a, TOX expression in P14 T cells from peripheral blood at day 208 post-infection with Armstrong or clone 13. b, Top, Teff and Tmem cell markers relative to TOX expression in P14 T cells or endogenous CD8+ T cells on day 6 post-infection with clone 13. Bottom left, frequency of Tmem-cell and Teff-cell subsets within TOX+ and TOX P14 T cell populations. Bottom right, TOX median fluorescence intensity in KLRG1+ and KRLG1 P14 T cells. c, TOX versus transcription-factor expression after 8 (top) or 30 (bottom) days of clone-13 infection. d, e, TOX versus inhibitory-receptor expression in P14 T cells after 8 days (d) or 30 days (e) of clone-13 infection. f, TOX expression in antigen-specific CD8+ T cells after influenza, VSV or Listeria monocytogenes infection compared with LCMV Armstrong or clone-13 infection. g, TOX versus PD-1 and quantification of TOX expression in activated CD8+CD44+ T cells from control tissues or tumours. Control T cells for mouse tumour models were acquired from the spleen, whereas in humans, T cells from the peripheral blood of normal donors served as controls. h, Radar plots of median gene expression in single-cell RNA-sequencing data from tumour biopsies and peripheral blood of patients with non-small-cell lung cancer (NSCLC) or hepatocellular carcinoma (HCC)61,62. Median expression was calculated on cell clusters that were defined by key driver genes and represent canonical T cell populations61,62. i, Top, P14 T cell infiltration in GP33-expressing B16 tumours. Bottom, cytokine production in TOX+ or TOX tumour-infiltrating P14 T cells. Contour and histogram plots are from one representative experiment of at least 2 independent experiments consisting of at least 4 mice per group. Unless otherwise noted, P14 T cells were analysed from the spleens of infected mice. In the summarized experiments, each data point represents one mouse and the error is reported as s.d. For e, five human melanoma biopsy samples were analysed. Statistical significance (*P < 0.01) was determined using the Student’s t-test.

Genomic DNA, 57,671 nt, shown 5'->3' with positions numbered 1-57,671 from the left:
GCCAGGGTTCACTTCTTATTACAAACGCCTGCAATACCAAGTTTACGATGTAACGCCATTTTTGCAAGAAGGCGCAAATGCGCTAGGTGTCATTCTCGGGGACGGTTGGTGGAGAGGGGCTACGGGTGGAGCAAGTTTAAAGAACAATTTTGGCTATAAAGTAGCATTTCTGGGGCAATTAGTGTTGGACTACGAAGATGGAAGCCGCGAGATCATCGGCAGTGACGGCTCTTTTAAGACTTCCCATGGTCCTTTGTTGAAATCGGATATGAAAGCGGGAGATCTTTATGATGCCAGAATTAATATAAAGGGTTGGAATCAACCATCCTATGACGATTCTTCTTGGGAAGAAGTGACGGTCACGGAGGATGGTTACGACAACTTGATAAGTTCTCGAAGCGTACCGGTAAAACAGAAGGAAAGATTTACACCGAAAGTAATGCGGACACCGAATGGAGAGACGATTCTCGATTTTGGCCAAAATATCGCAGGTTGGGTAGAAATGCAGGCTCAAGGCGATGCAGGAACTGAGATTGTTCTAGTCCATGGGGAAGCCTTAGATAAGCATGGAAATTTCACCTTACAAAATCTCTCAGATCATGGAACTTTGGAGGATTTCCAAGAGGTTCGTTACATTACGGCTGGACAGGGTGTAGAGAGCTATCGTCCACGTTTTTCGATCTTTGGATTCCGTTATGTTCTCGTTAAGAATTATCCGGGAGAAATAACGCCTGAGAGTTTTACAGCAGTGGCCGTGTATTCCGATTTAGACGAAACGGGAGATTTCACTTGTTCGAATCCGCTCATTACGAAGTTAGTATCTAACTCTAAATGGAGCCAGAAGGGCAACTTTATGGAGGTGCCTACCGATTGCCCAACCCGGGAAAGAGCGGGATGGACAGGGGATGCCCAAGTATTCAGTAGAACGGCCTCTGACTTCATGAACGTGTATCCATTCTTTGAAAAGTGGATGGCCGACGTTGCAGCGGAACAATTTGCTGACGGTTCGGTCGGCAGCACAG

Extended Data Fig. 3 Response of TOX-deficient T cells in acute and chronic LCMV.